This book "True or False Possession?" glues you to the page, reading either day by day, or staying up all night.
Unhinged or unholy? Fiend or fraud? That’s what authorities had to decide about the French nun Marie-Thérèse Noblet (1889–1930). She suffered sudden diseases that were as quickly cured, chokings, night beatings, unclean visions of blasphemous scenes, violent shakes witnessed by onlookers, foul assaults from filthy beasts, including one she recalled as “full of terrible beauty with eyes full of hate.”
Then there’s Sr. Jeanne of the Angels, the seventeenth-century prioress of her Ursuline convent, plagued by diabolical visits with an explicitly erotic element, which spread, epidemic-like, to the Ursuline sisters under her care, whose convulsive attacks and obscene contortions scandalized all who witnessed them.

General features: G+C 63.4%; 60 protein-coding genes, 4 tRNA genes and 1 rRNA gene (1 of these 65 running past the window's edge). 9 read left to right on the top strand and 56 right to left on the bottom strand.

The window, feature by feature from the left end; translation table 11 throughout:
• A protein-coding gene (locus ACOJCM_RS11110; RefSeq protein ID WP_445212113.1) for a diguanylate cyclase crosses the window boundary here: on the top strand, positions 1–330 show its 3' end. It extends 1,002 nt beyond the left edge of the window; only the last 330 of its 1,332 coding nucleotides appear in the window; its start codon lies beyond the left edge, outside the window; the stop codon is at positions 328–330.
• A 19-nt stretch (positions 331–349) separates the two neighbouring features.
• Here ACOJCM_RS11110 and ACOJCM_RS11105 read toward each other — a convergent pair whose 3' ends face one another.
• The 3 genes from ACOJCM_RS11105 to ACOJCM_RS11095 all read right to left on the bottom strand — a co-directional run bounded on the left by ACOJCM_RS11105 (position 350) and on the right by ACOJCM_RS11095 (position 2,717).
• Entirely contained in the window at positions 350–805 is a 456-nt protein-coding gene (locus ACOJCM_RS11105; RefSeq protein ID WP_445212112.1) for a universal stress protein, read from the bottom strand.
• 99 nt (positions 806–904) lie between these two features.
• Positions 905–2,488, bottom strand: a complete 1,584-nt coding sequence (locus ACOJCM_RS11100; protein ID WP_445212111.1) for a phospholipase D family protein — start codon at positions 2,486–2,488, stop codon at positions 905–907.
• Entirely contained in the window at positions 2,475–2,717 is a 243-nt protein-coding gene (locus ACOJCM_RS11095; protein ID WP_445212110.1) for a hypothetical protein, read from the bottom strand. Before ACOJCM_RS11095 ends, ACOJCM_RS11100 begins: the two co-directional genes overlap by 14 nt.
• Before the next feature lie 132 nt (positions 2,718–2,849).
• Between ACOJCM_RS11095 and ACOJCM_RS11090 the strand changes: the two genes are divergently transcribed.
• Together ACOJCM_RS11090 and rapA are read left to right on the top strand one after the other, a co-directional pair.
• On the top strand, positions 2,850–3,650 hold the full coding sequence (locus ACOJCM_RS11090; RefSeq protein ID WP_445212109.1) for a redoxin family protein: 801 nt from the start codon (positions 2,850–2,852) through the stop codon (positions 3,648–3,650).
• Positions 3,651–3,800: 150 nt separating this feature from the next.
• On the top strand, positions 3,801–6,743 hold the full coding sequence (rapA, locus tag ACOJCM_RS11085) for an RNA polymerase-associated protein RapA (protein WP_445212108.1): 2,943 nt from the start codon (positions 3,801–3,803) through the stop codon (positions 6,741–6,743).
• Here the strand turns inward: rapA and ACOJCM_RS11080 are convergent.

Were these sisters really demonic? Deranged? Or merely deceitful?
That’s the first question exorcists must answer — the question addressed in these pages by the world-famous French neuropsychiatrist Jean Lhermitte.